With the hope that the self-promotion involved doesn’t obviate whatever potential value the words written may convey, here is something I wrote, which I’d like to believe will be of interest to at least some of the Front Porch Republic audience, on the theme of civic friendship and neighborliness in a time of polarized anger. My thanks to William O. Pate of San Antonio Review for giving it a home. Here’s a taste of from near the conclusion of this heavily Lincoln-centric essay, so you can tell if it’s your cup or tear or not:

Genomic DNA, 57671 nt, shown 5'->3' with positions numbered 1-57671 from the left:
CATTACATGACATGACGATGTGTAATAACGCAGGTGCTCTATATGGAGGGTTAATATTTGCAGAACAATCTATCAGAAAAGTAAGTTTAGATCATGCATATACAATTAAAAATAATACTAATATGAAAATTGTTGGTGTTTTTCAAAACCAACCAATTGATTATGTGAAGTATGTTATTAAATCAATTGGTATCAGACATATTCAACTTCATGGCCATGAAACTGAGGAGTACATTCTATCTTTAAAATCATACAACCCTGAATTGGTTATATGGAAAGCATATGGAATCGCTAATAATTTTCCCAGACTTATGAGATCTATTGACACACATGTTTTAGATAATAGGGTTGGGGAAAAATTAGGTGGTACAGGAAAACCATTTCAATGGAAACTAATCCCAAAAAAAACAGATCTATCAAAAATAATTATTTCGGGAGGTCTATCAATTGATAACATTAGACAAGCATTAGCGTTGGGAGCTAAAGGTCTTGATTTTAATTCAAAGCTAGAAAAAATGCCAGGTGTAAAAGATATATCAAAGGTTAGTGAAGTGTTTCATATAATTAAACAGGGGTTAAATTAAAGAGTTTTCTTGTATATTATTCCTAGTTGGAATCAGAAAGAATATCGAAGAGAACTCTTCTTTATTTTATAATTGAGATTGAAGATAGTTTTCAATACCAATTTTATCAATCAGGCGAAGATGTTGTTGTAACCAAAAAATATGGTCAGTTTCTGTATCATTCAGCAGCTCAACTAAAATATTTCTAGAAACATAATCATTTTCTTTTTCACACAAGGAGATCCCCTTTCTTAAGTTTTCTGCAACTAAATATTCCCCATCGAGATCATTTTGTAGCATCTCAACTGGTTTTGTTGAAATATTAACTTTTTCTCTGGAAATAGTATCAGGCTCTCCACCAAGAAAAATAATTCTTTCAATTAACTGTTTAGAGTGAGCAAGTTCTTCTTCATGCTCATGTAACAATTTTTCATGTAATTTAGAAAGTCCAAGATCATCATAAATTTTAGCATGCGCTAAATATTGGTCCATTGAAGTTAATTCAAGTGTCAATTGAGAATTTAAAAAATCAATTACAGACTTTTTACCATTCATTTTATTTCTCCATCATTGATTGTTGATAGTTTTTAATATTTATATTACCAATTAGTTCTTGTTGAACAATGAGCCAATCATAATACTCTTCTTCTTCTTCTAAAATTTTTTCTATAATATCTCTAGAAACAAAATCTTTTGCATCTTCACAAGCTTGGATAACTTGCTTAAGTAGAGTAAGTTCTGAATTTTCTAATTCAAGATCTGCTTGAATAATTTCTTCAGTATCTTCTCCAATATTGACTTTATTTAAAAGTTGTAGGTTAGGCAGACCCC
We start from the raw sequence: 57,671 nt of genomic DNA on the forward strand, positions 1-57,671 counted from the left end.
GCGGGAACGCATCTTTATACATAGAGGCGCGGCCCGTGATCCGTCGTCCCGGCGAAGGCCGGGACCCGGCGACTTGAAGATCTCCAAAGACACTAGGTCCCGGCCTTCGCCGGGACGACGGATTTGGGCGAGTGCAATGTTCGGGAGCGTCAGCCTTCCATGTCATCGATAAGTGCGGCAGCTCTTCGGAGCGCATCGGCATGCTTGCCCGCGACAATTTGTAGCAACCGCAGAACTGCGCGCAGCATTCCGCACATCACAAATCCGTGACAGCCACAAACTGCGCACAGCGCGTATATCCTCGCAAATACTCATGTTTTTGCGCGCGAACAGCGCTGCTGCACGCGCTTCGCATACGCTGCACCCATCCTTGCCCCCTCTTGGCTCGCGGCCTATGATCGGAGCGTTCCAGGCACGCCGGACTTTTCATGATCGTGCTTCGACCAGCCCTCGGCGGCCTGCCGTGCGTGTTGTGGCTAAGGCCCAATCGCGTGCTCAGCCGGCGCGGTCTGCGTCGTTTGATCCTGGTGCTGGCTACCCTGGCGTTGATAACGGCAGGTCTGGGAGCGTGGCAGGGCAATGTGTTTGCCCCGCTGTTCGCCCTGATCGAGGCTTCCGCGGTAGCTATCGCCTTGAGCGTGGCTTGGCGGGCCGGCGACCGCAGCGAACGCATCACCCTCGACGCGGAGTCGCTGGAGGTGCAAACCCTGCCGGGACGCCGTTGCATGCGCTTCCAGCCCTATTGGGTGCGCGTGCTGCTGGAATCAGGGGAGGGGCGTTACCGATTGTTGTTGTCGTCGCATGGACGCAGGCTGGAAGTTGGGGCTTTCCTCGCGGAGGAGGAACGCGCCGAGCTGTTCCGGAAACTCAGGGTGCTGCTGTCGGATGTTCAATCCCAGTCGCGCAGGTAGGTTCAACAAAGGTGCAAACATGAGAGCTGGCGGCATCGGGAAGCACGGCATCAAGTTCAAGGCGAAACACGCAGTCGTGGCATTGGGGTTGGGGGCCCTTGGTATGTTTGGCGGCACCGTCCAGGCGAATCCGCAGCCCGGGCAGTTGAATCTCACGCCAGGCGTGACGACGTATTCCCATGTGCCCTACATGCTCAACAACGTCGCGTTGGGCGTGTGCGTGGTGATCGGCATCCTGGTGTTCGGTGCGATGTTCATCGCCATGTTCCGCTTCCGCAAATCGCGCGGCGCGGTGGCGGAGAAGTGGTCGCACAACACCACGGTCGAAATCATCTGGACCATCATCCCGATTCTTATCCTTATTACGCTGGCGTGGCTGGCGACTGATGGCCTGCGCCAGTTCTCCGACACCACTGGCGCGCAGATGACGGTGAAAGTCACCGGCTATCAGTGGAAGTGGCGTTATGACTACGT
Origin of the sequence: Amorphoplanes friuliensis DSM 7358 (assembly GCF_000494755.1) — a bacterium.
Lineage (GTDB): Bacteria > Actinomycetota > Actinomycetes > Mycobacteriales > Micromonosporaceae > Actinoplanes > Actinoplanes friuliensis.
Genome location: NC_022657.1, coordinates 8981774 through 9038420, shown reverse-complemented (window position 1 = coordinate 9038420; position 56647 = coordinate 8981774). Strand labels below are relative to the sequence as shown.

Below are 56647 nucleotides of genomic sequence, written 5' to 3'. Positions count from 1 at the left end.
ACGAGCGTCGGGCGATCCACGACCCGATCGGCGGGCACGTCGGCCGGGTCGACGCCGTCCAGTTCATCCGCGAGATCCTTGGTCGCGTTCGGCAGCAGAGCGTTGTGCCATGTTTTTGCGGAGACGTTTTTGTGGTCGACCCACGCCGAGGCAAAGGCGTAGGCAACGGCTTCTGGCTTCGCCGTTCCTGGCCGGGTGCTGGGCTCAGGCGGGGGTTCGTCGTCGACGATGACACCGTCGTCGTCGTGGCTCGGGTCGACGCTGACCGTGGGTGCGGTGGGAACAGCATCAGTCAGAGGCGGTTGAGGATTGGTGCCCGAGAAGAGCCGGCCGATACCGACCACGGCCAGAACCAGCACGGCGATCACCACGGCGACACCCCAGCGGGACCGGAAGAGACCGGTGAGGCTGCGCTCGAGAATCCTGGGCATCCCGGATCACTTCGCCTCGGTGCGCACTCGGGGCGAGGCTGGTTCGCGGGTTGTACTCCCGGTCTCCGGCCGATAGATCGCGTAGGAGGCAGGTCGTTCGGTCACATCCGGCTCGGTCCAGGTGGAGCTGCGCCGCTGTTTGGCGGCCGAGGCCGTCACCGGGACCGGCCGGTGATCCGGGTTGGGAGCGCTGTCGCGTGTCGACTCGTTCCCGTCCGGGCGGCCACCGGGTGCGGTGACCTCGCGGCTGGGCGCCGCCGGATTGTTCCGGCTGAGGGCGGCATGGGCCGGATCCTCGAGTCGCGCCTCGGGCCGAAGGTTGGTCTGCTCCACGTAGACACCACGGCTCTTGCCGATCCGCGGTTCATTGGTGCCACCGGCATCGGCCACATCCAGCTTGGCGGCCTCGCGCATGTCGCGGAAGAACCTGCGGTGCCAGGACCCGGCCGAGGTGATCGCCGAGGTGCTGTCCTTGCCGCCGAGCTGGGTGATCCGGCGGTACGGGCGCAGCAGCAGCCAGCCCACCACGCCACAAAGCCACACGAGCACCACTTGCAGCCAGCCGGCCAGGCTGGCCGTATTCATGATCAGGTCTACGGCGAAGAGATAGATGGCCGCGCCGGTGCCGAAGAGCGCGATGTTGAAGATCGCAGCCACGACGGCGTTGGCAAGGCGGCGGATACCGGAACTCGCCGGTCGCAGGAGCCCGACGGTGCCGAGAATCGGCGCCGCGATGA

Election workers, poll observers, really everyone involved in the mechanics of making representative systems work: they may not see themselves as avatars of civic friendship in their commitment to this very ordinary, in many ways very boring work which they do, but, nonetheless, I think they embody exactly the low-level, even humble hope which [civic friendship is all about]….Maybe they’re personally religious, or maybe they’re not, but one way of speaking of the civic conviction which brings them out to volunteer is a kind of civil religion. They really must have — as most of us, most of the time, I am confident, similarly have — some kind of faith that people can govern themselves, and that people like you and me and all of them and all of us can be trusted, whatever the legitimate and even necessary extremities of our different views, to go through the electoral rituals of American democracy, and not just overturn all the tables without cause.